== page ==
namely spending on welfare benefits and public services like schools,
health etc. Only a very tiny portion of this spending is investment in
things and services – indeed less than 3% of GDP in the UK compared to
13-15% of GDP by the private sector. So investing for growth is still
left to the private sector to do. Even that 3% is mainly money passed
over to private companies. Indeed, much of government spending is now
‘outsourced’ to the private sector.
For example, the disastrous London Olympics security operation went
to G4S rather than have it done directly by the police. G4S is the
biggest security company in the world and has loads of contracts with
the public sector in the UK in prisons, the health service and the
police themselves. The government has reduced direct labour in public
services as part of the ‘neo-liberal’ plan to reduce the size of the
state and to boost profits for the private sector. This has been
dressed up as being ‘more efficient’ than direct labour. But that’s
rubbish. Moreover, the private finance initiative introduced by both
the Conservatives and Labour, where schools, hospitals and prisons are
built with private funds guaranteed by the government, is now estimated
to have cost £25bn more than it would have done if the government had
just issued its own bonds to fund these investments. Then there is the
£1.2bn of public money lost every year because of rail privatisation.
And all this ‘outsourcing’ is only cheaper at the expense of low-paid
workers’ wages, jobs and conditions and effective democratic control
(see Comment by Seamus Milne, The Guardian, 17 July 2012). Graph shows public investment as % of GDP through to 2017.
As a result of this neoliberal agenda, the public sector cannot ‘step
in’ where the private sector won’t because it is now way too small in
an investment sense. To do it would require a massive expansion of
public ownership of and control over banking and what used to be called
“the commanding heights” of the economy.
That exposes the second false assumption of the Keynesians: the idea
of a partnership between public and private sectors, or public spending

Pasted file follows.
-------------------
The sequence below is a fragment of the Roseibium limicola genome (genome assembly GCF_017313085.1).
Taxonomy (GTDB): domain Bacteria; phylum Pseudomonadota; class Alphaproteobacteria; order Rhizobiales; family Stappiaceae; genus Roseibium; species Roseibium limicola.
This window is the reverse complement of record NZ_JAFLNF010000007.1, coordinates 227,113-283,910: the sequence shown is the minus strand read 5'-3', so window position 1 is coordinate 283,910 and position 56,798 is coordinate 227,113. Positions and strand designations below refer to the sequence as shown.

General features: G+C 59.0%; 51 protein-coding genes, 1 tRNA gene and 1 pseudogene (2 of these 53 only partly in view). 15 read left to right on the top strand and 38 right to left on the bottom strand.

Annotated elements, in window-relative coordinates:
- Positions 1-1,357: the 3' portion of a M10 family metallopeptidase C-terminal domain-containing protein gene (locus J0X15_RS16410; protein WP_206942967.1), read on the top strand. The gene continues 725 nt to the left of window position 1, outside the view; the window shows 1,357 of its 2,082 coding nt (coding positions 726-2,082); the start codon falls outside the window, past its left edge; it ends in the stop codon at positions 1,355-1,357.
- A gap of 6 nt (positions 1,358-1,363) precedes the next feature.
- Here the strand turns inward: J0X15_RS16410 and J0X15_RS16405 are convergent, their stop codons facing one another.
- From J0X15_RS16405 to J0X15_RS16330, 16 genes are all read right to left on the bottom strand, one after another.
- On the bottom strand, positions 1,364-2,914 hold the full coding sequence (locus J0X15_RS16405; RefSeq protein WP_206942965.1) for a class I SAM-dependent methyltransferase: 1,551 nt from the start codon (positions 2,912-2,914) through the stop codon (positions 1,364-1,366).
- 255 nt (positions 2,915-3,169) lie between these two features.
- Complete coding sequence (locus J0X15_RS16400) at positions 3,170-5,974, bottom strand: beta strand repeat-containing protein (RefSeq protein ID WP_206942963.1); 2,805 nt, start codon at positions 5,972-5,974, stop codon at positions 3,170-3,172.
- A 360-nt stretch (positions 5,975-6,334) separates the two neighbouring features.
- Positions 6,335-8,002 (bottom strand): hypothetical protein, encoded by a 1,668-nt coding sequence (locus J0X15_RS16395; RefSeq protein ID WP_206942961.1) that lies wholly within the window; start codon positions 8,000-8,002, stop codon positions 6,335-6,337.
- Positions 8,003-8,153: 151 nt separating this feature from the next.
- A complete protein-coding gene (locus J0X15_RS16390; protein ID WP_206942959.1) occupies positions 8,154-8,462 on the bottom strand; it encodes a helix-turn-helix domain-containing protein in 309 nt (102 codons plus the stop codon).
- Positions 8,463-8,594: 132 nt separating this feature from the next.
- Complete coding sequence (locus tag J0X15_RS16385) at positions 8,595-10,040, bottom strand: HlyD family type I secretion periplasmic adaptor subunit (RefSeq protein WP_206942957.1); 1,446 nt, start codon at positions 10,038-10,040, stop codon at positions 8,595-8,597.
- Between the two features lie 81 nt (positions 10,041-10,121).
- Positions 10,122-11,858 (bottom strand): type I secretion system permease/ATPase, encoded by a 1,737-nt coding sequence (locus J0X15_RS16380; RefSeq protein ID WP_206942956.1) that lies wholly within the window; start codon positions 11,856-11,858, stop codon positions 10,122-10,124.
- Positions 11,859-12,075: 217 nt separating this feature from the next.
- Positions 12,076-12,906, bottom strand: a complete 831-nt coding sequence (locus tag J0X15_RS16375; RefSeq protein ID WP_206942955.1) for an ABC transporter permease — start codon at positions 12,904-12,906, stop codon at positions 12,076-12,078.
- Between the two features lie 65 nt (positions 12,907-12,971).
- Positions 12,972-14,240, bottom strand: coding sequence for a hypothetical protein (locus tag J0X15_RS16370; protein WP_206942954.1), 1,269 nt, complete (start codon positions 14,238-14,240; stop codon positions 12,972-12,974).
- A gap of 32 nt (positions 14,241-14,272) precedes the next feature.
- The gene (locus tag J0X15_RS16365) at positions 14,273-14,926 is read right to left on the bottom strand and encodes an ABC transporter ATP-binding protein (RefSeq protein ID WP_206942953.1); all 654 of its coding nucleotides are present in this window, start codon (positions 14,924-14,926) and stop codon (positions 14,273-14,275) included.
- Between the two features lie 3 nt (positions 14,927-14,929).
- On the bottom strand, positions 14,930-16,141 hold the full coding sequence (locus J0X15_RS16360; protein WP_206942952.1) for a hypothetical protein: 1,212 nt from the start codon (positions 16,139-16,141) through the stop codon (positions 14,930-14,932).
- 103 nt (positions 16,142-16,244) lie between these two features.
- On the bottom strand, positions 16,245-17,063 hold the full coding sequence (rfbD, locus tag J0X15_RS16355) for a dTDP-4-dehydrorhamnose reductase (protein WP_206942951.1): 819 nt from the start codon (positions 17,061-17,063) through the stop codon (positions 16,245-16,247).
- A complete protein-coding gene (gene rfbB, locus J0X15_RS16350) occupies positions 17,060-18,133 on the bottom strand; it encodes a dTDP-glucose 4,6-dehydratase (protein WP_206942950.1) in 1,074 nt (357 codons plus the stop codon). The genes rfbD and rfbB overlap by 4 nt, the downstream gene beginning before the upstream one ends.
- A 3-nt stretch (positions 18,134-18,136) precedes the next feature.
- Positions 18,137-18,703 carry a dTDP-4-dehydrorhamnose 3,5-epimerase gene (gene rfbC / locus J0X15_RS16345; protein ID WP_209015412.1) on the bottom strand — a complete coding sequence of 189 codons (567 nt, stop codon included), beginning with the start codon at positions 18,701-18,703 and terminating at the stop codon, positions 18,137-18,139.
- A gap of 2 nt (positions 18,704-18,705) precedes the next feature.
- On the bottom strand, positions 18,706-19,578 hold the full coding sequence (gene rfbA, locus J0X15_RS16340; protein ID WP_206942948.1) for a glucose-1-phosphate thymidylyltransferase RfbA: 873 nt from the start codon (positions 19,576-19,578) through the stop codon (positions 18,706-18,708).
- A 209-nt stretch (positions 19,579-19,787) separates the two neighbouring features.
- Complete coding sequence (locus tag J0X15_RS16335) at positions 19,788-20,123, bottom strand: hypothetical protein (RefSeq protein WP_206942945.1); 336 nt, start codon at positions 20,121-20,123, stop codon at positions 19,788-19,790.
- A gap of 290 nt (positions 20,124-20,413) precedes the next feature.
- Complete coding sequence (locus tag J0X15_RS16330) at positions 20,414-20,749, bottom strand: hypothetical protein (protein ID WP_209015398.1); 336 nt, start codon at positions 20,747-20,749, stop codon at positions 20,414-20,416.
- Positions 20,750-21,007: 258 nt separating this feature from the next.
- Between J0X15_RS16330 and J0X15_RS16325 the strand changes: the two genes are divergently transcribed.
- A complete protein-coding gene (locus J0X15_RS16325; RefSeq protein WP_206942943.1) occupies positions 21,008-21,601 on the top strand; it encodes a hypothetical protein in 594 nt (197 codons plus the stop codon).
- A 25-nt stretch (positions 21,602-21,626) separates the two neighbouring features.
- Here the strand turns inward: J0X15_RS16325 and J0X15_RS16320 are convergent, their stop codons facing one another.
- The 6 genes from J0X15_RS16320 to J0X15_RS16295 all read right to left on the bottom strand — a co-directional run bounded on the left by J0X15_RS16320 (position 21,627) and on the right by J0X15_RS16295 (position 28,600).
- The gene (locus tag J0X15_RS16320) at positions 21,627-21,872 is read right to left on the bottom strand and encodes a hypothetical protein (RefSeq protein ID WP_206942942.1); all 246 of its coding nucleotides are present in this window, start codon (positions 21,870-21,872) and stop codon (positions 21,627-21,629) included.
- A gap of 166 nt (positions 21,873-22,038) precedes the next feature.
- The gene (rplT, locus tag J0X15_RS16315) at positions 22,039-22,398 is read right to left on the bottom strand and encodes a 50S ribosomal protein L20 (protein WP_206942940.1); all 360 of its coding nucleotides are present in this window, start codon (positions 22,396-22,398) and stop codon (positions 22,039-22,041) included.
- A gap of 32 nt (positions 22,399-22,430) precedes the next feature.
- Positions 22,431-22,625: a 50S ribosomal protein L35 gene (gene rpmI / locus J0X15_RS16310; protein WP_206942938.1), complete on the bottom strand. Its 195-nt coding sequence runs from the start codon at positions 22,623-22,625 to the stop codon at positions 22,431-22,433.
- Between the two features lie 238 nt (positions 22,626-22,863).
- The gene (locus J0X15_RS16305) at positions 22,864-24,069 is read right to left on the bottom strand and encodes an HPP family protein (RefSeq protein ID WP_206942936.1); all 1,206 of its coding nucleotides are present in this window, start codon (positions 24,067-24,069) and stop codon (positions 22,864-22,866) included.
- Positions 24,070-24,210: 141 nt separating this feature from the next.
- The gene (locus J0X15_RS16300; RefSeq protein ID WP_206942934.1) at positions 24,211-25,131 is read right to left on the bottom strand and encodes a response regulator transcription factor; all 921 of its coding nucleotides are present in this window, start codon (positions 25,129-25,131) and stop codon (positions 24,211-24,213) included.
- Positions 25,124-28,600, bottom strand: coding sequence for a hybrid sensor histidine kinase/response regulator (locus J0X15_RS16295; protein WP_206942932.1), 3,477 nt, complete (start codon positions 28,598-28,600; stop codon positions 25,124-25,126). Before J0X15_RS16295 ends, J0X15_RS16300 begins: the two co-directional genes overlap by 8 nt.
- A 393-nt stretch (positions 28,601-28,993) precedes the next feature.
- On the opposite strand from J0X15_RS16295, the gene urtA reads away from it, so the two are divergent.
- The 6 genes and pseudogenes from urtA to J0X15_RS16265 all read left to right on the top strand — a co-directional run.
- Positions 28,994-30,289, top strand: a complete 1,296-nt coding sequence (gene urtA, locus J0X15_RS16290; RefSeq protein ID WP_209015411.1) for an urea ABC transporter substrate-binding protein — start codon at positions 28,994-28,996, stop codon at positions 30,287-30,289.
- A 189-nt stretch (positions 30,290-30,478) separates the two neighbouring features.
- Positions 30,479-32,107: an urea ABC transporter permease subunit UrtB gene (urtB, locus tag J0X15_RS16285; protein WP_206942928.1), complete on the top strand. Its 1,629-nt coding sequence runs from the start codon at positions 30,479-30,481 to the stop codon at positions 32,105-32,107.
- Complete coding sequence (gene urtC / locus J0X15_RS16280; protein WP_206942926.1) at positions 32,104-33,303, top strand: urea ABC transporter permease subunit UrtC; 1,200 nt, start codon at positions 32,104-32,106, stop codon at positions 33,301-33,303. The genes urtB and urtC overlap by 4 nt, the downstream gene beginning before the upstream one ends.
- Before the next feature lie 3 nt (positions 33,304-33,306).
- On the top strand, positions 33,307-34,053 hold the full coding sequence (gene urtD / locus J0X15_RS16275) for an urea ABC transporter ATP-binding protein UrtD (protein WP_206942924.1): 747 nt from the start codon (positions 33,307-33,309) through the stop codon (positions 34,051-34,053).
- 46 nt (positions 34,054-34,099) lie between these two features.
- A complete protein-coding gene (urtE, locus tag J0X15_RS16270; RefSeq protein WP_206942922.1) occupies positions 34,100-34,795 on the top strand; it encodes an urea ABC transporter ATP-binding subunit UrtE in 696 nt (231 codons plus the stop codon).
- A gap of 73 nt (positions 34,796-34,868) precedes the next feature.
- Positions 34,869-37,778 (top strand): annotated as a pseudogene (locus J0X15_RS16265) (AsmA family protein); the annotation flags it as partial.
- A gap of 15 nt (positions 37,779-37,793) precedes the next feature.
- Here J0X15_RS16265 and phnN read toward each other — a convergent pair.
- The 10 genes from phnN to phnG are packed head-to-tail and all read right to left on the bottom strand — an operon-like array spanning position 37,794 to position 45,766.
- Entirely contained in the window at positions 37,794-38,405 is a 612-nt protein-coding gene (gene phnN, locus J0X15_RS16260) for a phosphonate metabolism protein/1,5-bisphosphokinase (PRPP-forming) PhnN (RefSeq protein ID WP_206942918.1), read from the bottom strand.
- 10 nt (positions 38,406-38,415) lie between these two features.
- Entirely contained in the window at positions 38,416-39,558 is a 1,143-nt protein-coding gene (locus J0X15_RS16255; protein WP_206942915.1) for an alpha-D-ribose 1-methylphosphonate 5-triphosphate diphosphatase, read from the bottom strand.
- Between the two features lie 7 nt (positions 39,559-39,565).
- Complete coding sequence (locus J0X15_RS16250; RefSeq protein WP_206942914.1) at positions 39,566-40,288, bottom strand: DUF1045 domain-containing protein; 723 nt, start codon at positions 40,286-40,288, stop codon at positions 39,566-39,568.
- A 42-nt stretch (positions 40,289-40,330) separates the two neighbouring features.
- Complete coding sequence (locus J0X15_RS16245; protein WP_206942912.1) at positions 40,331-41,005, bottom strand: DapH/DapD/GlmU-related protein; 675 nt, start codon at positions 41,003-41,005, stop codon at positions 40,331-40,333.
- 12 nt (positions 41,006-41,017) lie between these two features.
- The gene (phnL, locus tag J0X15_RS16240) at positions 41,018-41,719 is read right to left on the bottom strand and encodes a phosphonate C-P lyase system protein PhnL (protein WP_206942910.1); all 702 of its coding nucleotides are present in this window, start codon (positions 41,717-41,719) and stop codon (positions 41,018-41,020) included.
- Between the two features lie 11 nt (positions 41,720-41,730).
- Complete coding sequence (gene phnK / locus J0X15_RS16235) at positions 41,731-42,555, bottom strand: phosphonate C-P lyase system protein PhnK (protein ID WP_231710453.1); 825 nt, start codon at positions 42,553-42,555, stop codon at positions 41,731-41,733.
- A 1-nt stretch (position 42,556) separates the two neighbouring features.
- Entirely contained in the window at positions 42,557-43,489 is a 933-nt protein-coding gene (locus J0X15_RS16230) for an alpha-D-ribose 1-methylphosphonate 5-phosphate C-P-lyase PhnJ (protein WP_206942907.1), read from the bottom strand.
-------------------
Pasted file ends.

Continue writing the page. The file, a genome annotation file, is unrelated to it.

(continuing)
‘stimulating’ or pump-priming the private sector. If public investment
is too small or is just filling in the gaps or is just funding private
contractors to make a profit, it won’t deliver. But if it replaces the
private sector, then it threatens the very existence of the capitalist
sector. As Michel Kalecki, the radical Keynesian, put it in his seminal
paper, The Political Aspects of Full Employment, in 1942: “The
economic principles of government intervention require that public
investment should be confined to objects which do not compete with the
equipment of private business (e.g. hospitals, schools, highways).
Otherwise the profitability of private investment might be impaired, and
the positive effect of public investment upon employment offset, by the
negative effect of the decline in private investment.”
Plan A is not working but neither will Plan B. Either public
investment through direct labour must replace the capitalist sector, or
after a very painful and long period of depression, the capitalist
sector will eventually recover on the bodies of old capital and the
living standards of millions. The latest UK data suggest, as Mervyn
King says, that this is still a long way off – a decade of austerity
“The way we do business—our clients’ interests are at the heart
of what we do at all times. We reinforce our business integrity every
day by striving to improve the service that we provide, making
responsible decisions in how we manage the business, and actively
managing the social and environmental impacts of what we do.” Bob Diamond, ex-CEO of Barclays Bank, in the Summer/Fall 2012 edition of the Georgetown Journal of International Affairs,